Joe Biden Says No More Rape Kit Backlog

Law & Order: Special Victims Unit has taught us many things, but the speed at which Detective Olivia Benson gets rape kit test results is definitely something of a fiction. The United States has a major rape kit test backlog, and Vice President Joe Biden wants to end it. During a Monday press conference at a state police laboratory in Pikesville, Maryland, Biden spoke about a $41 million White House initiative that aims to reduce the backlog and help solve rape crimes nationwide.

Biden said that testing rape kits, which are collections of bodily fluids, fibers, or forensic evidence left behind by a sexual assault perpetrator, should be a priority for the United States because it's a proven process that provides closure and justice to victims.

If we are able to test these rape kits, more crimes will be solved, more crimes will be prevented, and more women will be given back their lives.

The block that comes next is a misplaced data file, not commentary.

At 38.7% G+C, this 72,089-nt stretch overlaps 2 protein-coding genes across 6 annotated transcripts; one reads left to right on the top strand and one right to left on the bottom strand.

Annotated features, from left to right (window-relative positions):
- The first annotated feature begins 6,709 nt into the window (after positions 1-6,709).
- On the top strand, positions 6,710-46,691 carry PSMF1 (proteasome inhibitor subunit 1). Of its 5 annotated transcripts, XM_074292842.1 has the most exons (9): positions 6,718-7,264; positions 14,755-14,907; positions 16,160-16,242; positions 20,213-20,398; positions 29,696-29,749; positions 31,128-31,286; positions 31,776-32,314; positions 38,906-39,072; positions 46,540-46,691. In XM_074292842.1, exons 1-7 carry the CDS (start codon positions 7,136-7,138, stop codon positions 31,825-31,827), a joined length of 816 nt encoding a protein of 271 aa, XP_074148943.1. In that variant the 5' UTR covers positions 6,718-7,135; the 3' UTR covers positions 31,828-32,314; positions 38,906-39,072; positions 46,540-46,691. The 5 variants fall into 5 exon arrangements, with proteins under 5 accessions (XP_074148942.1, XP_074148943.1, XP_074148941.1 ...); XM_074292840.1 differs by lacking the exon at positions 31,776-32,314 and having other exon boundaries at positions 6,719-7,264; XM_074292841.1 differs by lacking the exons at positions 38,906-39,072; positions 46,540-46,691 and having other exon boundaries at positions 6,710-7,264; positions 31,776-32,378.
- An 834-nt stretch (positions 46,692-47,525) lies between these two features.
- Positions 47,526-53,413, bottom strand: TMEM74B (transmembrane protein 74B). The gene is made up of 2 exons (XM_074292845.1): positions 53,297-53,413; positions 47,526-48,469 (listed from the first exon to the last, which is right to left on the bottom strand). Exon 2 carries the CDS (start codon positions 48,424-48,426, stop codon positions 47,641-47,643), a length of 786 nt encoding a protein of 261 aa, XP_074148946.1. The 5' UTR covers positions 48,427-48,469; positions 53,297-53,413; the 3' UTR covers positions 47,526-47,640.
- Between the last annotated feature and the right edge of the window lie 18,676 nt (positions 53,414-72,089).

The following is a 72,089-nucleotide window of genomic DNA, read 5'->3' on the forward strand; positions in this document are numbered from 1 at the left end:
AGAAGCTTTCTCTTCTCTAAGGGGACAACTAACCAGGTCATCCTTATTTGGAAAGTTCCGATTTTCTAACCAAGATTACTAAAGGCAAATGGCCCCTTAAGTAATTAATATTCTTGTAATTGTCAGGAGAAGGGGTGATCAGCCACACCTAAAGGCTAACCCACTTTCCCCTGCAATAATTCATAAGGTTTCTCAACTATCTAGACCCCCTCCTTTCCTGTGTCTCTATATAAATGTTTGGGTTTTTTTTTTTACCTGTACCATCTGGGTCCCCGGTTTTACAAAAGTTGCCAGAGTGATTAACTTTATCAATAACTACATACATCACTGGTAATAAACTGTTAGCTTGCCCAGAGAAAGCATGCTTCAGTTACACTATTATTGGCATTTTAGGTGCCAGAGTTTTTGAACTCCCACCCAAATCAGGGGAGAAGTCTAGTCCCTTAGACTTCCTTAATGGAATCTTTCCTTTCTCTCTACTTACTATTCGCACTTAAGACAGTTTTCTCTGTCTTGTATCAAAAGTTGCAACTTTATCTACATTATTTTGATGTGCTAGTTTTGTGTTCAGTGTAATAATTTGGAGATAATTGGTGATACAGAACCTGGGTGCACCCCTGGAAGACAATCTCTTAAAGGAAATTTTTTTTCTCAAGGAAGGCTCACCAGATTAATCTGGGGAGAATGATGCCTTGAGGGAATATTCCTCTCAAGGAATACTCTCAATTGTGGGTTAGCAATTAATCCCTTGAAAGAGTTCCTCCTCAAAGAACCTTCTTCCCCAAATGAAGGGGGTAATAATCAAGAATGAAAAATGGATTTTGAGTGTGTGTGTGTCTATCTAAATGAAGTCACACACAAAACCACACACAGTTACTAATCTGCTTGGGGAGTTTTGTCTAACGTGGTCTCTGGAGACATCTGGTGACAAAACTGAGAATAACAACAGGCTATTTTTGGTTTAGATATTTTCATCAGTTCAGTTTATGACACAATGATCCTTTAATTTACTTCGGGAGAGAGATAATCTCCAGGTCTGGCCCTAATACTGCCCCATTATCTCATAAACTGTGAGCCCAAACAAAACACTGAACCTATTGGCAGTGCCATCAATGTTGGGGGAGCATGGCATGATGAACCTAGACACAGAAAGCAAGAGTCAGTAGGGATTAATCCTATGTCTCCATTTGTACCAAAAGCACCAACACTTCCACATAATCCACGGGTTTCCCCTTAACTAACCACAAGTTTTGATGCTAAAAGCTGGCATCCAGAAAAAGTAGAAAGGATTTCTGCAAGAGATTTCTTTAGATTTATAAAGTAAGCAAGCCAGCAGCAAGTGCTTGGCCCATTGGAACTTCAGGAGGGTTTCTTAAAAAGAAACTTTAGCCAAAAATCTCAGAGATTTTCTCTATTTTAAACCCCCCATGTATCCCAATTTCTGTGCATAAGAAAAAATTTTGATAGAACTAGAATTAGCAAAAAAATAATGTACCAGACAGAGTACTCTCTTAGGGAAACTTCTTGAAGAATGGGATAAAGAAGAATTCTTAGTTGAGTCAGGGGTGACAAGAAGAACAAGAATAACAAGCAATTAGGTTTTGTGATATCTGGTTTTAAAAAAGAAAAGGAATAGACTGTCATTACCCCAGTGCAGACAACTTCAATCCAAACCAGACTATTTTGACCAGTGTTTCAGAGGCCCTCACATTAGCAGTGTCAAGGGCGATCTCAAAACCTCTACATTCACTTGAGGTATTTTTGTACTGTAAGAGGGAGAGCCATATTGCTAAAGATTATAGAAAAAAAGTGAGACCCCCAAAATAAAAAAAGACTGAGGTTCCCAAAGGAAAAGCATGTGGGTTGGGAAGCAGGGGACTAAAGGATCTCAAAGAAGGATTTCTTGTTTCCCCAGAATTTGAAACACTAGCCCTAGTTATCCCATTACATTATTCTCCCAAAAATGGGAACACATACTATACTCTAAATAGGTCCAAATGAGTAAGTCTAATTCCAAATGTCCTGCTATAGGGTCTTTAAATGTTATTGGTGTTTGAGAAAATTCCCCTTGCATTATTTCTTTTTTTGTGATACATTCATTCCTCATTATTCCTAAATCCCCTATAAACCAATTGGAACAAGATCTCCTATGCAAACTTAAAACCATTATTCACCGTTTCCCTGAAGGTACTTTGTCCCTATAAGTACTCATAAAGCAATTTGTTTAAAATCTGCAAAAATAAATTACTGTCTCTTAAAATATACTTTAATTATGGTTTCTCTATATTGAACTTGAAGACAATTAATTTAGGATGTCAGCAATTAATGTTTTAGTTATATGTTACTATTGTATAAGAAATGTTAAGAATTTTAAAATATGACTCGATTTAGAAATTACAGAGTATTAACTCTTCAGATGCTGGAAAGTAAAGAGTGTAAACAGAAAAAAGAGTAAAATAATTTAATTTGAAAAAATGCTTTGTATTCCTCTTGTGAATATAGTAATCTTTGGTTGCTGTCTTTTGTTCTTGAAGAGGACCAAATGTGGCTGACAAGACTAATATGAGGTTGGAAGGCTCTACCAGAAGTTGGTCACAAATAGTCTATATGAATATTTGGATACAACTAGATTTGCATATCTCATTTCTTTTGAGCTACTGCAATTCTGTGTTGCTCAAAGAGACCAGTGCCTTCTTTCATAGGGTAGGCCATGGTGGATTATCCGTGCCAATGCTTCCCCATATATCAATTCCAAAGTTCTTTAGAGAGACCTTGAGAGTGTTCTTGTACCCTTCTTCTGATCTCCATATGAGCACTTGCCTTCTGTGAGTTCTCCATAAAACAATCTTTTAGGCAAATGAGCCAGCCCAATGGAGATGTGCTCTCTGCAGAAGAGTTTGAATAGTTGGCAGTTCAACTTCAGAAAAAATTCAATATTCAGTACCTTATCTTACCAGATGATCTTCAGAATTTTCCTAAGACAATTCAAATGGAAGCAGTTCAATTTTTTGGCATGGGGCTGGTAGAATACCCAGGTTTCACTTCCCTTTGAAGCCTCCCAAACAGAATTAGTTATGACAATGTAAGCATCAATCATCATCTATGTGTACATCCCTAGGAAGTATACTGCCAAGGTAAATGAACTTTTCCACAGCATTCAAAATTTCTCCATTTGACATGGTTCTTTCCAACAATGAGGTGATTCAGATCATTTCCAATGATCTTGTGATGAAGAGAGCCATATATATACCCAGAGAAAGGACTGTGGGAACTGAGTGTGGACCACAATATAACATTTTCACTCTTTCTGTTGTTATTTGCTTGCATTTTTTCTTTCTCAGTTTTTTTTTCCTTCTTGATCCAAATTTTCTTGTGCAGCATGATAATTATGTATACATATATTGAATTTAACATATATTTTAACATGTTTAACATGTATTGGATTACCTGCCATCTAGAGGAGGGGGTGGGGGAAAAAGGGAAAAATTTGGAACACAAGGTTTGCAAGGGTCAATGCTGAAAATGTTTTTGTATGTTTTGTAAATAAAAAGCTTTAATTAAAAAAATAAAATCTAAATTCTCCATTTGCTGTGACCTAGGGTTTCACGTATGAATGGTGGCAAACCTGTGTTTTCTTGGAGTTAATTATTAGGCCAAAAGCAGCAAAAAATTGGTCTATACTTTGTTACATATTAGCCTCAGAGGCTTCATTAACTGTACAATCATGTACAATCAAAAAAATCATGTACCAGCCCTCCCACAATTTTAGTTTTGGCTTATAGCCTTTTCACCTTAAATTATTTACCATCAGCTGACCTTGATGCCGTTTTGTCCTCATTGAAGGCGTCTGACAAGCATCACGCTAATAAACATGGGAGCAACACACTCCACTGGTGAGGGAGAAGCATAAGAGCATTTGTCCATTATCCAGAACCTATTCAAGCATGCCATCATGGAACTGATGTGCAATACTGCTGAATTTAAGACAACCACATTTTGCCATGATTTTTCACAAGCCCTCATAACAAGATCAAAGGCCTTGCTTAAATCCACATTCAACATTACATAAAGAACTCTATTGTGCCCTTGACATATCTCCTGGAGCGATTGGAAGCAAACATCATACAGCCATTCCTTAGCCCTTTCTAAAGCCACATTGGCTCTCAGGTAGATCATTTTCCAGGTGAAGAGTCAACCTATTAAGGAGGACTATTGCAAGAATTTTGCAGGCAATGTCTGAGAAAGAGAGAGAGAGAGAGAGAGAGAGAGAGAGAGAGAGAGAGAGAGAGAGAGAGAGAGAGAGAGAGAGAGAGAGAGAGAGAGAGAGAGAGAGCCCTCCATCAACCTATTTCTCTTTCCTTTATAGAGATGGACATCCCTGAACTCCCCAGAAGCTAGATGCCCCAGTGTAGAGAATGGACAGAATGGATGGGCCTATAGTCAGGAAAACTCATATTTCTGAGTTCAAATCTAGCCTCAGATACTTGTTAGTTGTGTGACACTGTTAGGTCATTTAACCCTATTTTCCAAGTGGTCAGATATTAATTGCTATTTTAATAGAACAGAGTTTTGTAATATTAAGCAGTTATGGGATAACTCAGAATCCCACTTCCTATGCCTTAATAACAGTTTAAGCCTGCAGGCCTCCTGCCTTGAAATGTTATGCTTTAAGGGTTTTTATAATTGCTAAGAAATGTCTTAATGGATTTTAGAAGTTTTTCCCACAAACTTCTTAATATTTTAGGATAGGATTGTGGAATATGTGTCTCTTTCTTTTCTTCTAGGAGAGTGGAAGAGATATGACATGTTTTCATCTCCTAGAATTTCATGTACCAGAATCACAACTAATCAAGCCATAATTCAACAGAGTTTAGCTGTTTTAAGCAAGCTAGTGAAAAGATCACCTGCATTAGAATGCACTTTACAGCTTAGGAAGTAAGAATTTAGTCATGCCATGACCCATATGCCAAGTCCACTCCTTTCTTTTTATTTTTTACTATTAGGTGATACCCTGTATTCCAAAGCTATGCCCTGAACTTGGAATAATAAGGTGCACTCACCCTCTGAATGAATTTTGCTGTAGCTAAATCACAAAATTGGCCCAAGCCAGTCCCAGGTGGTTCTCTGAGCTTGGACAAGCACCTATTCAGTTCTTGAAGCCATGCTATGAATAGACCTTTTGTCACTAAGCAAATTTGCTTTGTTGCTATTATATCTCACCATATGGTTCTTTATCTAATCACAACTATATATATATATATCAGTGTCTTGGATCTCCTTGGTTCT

He added that he saw hundreds of untested kits during a recent trip to Philadelphia and cited studies that said if more rape kits were tested, then more sexual assault crimes would be solved.

Studies show if rape kits were tested, based on statistical analysis we could solve 50 percent of rapes that are now happening. Repeat offenders commit over 90 percent of all rapes committed in the country. Think of rapes that could be prevented if these kits were tested.

Law enforcement agencies would be able to access the federal funding, which already has Congress' stamp of approval, by applying for grants. Half of the funding would go toward reducing kit pileup, while the rest would go toward prosecuting sexual assault perpetrators, according to CBS News. Apart from the $41 million set aside for the Sexual Assault Kit Initiative, President Obama's proposed 2016 federal budget also includes an additional $20 million for the Justice Department to research new strategies for reducing backlogs.

The Justice Department last year estimated that up to 400,000 rape kits in the United States have not been tested. In Detroit, prosecutor Kym Worthy was shocked when she discovered 11,000 unsorted rape kits in a police warehouse, some dating back 20 years. The city of Memphis, Tennessee, was sued for losing 15,000 rape kits in 2013.

Everyone deserves due process, especially victims of a sexual assault. Paperwork shouldn't be a reason why a crime can't be solved. Hopefully this multimillion-dollar fund will help whittle away years from the rape kit backlog and give victims the justice they deserve.